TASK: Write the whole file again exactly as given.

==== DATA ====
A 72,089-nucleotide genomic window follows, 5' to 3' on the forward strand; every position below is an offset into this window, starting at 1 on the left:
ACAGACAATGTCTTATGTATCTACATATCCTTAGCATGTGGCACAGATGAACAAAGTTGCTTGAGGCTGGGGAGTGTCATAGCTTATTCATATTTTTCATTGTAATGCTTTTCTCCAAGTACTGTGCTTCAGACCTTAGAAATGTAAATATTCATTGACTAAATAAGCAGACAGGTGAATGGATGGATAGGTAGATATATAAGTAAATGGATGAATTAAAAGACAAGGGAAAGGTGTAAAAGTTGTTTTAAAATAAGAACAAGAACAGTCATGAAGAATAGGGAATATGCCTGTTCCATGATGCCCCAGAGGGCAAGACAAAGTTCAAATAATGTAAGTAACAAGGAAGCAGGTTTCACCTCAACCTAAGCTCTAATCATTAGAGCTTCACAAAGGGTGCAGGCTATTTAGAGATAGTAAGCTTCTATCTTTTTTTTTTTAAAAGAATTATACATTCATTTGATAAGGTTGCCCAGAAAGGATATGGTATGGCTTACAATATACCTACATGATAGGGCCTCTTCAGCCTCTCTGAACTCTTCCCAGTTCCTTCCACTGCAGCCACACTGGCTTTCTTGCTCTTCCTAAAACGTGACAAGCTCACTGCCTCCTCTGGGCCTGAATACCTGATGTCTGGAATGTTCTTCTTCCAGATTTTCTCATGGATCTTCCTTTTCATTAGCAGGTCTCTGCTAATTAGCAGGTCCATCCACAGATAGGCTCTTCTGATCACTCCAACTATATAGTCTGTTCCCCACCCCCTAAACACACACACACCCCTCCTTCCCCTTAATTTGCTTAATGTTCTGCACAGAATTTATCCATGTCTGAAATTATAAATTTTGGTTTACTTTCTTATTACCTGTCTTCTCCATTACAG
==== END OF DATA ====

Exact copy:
A 72,089-nucleotide genomic window follows, 5' to 3' on the forward strand; every position below is an offset into this window, starting at 1 on the left:
ACAGACAATGTCTTATGTATCTACATATCCTTAGCATGTGGCACAGATGAACAAAGTTGCTTGAGGCTGGGGAGTGTCATAGCTTATTCATATTTTTCATTGTAATGCTTTTCTCCAAGTACTGTGCTTCAGACCTTAGAAATGTAAATATTCATTGACTAAATAAGCAGACAGGTGAATGGATGGATAGGTAGATATATAAGTAAATGGATGAATTAAAAGACAAGGGAAAGGTGTAAAAGTTGTTTTAAAATAAGAACAAGAACAGTCATGAAGAATAGGGAATATGCCTGTTCCATGATGCCCCAGAGGGCAAGACAAAGTTCAAATAATGTAAGTAACAAGGAAGCAGGTTTCACCTCAACCTAAGCTCTAATCATTAGAGCTTCACAAAGGGTGCAGGCTATTTAGAGATAGTAAGCTTCTATCTTTTTTTTTTTAAAAGAATTATACATTCATTTGATAAGGTTGCCCAGAAAGGATATGGTATGGCTTACAATATACCTACATGATAGGGCCTCTTCAGCCTCTCTGAACTCTTCCCAGTTCCTTCCACTGCAGCCACACTGGCTTTCTTGCTCTTCCTAAAACGTGACAAGCTCACTGCCTCCTCTGGGCCTGAATACCTGATGTCTGGAATGTTCTTCTTCCAGATTTTCTCATGGATCTTCCTTTTCATTAGCAGGTCTCTGCTAATTAGCAGGTCCATCCACAGATAGGCTCTTCTGATCACTCCAACTATATAGTCTGTTCCCCACCCCCTAAACACACACACACCCCTCCTTCCCCTTAATTTGCTTAATGTTCTGCACAGAATTTATCCATGTCTGAAATTATAAATTTTGGTTTACTTTCTTATTACCTGTCTTCTCCATTACAG